Brightsurf Science News & Current Events

December 04, 2001
Research promises new hope for mild stroke sufferers unable to hold a job
There may be new hope for people who have suffered a mild stroke and find themselves unable to hold a job because of a reduced ability to concentrate and perform tasks in a consistent manner.

Smoking rate can be slashed in five years, UCSF study shows
The smoking rate could be cut dramatically across the U.S.

Women choose biomedical engineering
Biomedical engineering leads all engineering disciplines in the percentage of degrees awarded to women, according to the American Society for Engineering Education.

Unwanted side effect found with certain combination cancer treatment
Treating cancer patients with radiation plus chemotherapy is often an effective strategy, but researchers at Massachusetts General Hospital have found that certain combinations may increase the incidence of an inflammatory condition called radiation pneumonitis in breast cancer patients.

Los Alamos instruments capturing the sun
NASA's Genesis mission swings into full gear today as its instruments, three of which were designed and built by the Department of Energy's Los Alamos National Laboratory, begin capturing particles from the sun.

Non-invasive technique for detecting women at increased risk for breast cancer proven useful in UCSF study
To assess a woman's risk for breast cancer, a geneticist may look into family history and genetic codes; a radiologist may look at mammograms.

Hopkins study dispels 'panic' myth and suggests ways to involve public in response to a bioterrorist attack
Researchers from Johns Hopkins Bloomberg School of Public Health, who studied the public's response to the attacks of September 11th, the recent anthrax mailings, and other disasters concluded that the public often reacts with effective and adaptive action, not panic, when faced with a crisis or disaster.

UNC researchers awarded $2.25 million to study link between arthritis, emotions
The National Institute of Mental Health has awarded a five-year, $2.25 million grant to University of North Carolina at Chapel Hill researchers who are studying links among osteoarthritis and anxiety and depression.

Living amid green space is highly beneficial to children
Two recent studies by Cornell University researchers find that natural environments at home seem to influence children's attention capabilities while better housing quality can significantly improve the mental health of adults who move from poor to good housing.

Many seniors forced to skip prescription meds
Many senior citizens, especially minorities, don't take all their prescription drugs because of inadequate insurance coverage, according to a new study.

University of Rhode Island fisheries oceanographers study the effects of predator-prey interactions in the Georges Bank fish community
Fisheries oceanographers Tien-Shui Tsou and Jeremy S. Collie at the University of Rhode Island's Graduate School of Oceanography are estimating fishing and predation mortalities by year and age group of predator and prey species on Georges Bank using Multispecies Virtual Population Analysis (MSVPA).

Hospital 'T.L.C.' linked to heart attack recovery
It isn't just the quality of medical care that determines whether a patient hospitalized for a heart attack has a better long-term recovery.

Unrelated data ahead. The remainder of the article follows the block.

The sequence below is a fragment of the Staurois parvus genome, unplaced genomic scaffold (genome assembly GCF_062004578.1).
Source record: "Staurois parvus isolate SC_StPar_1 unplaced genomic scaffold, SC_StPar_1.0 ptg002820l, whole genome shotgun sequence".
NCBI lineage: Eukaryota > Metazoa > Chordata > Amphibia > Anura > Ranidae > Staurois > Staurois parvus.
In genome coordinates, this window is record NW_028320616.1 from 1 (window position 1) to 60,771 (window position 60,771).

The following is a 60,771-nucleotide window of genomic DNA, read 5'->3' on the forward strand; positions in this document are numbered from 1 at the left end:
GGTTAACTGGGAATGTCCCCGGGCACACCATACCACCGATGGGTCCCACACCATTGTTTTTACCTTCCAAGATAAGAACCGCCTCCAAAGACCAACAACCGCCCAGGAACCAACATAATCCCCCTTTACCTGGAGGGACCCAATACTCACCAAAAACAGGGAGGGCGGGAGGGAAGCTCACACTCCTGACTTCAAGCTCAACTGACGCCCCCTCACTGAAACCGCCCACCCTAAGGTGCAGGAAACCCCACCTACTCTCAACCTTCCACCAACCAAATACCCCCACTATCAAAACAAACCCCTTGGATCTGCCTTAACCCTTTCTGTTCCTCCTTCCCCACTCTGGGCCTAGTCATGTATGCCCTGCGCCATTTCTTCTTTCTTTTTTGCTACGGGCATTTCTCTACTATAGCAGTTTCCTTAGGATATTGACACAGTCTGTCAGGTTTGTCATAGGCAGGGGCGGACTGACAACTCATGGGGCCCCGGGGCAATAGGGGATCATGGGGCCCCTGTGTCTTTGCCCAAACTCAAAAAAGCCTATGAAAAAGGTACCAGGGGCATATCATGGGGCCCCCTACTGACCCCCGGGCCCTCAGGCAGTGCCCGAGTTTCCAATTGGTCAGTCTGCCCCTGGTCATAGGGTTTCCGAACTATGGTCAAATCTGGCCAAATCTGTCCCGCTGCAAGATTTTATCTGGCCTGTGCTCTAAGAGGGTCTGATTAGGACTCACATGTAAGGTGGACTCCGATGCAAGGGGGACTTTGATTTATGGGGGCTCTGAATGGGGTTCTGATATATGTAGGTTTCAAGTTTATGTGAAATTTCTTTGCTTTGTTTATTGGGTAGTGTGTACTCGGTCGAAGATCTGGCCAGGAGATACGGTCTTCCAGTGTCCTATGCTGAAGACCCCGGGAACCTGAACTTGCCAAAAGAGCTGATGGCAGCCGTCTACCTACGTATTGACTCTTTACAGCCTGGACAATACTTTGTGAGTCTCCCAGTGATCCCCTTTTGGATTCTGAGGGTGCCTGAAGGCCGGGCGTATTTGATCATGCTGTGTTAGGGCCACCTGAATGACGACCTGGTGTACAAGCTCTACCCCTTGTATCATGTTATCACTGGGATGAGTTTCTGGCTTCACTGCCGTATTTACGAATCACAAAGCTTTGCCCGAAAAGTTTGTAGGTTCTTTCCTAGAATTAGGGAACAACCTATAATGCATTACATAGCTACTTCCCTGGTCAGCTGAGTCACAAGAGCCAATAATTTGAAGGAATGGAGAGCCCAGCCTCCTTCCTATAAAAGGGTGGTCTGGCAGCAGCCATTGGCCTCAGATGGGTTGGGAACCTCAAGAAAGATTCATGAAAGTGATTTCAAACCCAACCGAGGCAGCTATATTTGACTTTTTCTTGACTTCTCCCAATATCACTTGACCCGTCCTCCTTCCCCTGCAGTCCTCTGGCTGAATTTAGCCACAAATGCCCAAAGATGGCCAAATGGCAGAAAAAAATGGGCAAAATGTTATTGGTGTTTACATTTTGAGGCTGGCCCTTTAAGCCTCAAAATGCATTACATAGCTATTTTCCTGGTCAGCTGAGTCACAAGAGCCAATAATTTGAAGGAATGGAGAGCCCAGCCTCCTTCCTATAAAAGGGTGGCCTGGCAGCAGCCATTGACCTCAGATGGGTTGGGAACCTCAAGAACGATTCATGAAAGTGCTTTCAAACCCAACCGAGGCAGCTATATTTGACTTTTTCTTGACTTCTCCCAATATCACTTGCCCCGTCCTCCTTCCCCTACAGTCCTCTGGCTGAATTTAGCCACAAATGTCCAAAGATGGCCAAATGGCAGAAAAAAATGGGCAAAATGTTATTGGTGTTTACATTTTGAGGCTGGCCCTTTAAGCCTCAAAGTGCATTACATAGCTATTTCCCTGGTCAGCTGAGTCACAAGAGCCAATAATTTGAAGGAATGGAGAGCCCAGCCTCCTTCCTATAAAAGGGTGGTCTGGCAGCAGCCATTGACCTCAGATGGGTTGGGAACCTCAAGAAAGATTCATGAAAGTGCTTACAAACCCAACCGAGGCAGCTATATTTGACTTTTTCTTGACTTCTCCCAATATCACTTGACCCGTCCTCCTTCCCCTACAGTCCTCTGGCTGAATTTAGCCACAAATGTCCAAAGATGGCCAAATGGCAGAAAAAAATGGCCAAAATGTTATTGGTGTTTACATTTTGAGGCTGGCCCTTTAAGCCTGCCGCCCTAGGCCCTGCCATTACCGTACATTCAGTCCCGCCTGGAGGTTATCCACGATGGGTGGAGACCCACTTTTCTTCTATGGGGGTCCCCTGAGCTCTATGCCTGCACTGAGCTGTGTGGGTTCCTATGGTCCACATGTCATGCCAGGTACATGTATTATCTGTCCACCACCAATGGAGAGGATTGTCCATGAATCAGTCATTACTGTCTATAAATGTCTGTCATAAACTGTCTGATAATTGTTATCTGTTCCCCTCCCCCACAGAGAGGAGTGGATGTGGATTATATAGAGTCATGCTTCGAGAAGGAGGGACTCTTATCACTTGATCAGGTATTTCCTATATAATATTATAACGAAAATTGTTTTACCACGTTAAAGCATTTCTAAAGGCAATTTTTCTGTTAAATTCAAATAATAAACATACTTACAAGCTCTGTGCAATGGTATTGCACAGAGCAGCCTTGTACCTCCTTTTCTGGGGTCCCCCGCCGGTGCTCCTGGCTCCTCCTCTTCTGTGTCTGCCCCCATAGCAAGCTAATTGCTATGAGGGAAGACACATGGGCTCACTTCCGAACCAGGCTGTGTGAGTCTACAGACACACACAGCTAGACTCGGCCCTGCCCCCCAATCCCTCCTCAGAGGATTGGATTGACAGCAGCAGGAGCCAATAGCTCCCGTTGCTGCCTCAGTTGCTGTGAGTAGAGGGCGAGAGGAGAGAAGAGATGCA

Despite rapid rise in car booster seat use, most children not in best safety restraints
A rapid increase in booster seat use in recent years may indicate parents are more likely than ever to use booster seats for older children, say researchers at The Children's Hospital of Philadelphia.

'Gift of the Magi' bears anti-cancer agents, researchers suggest
Researchers have identified a compound in myrrh, one of the gifts presented to Jesus by the Three Wise Men, that they believe could be developed into a potent anticancer agent.

Deepsea cores offer new clues to earthquake cycles
Off the country's Pacific coast, an undersea subduction zone stretches unseen from Canada's Vancouver Island to California's Cape Mendocino.

Nanotechnology and Environment
Potential benefits -- and risks -- of nanotechnology on the environment will be discussed during Dec.

LSND strengthens evidence for neutrino oscillations
A collaboration of university scientists and researchers working at Los Alamos National Laboratory has published the final paper from the Liquid Scintillator Neutrino Detector (LSND) experiment.

The curse of the carp
Carp, a highly valued fish in many parts of the world, have become a huge feral pest in Australia's largest river.

Enzyme studies at Brookhaven Lab may lead to new antiviral agents
Three new enzyme studies at the U.S. Department of Energy's Brookhaven National Laboratory have yielded a new strategy for blocking infection by human adenovirus.

Countries of Latin America facing sharply higher costs for diabetes care
In future years, Latin American countries could face sharply higher costs in caring for persons with diabetes, due to shortcomings in patient care and education and demographic changes such as aging populations and sedentary lifestyles.

Europe's largest breast cancer conference will take place in Barcelona
The 3rd European Breast Cancer Conference (EBCC-3) will take place place in Barcelona from 19 March to 23 March 2002.

Autistic preschoolers have larger-than-normal brains, can't distinguish emotions from facial photographs
Preschool-age children with autism exhibit no difference in brain activity when they are shown photographs of faces displaying different emotions, and their brains are larger than normal, according to news research from the University of Washington's Autism Center
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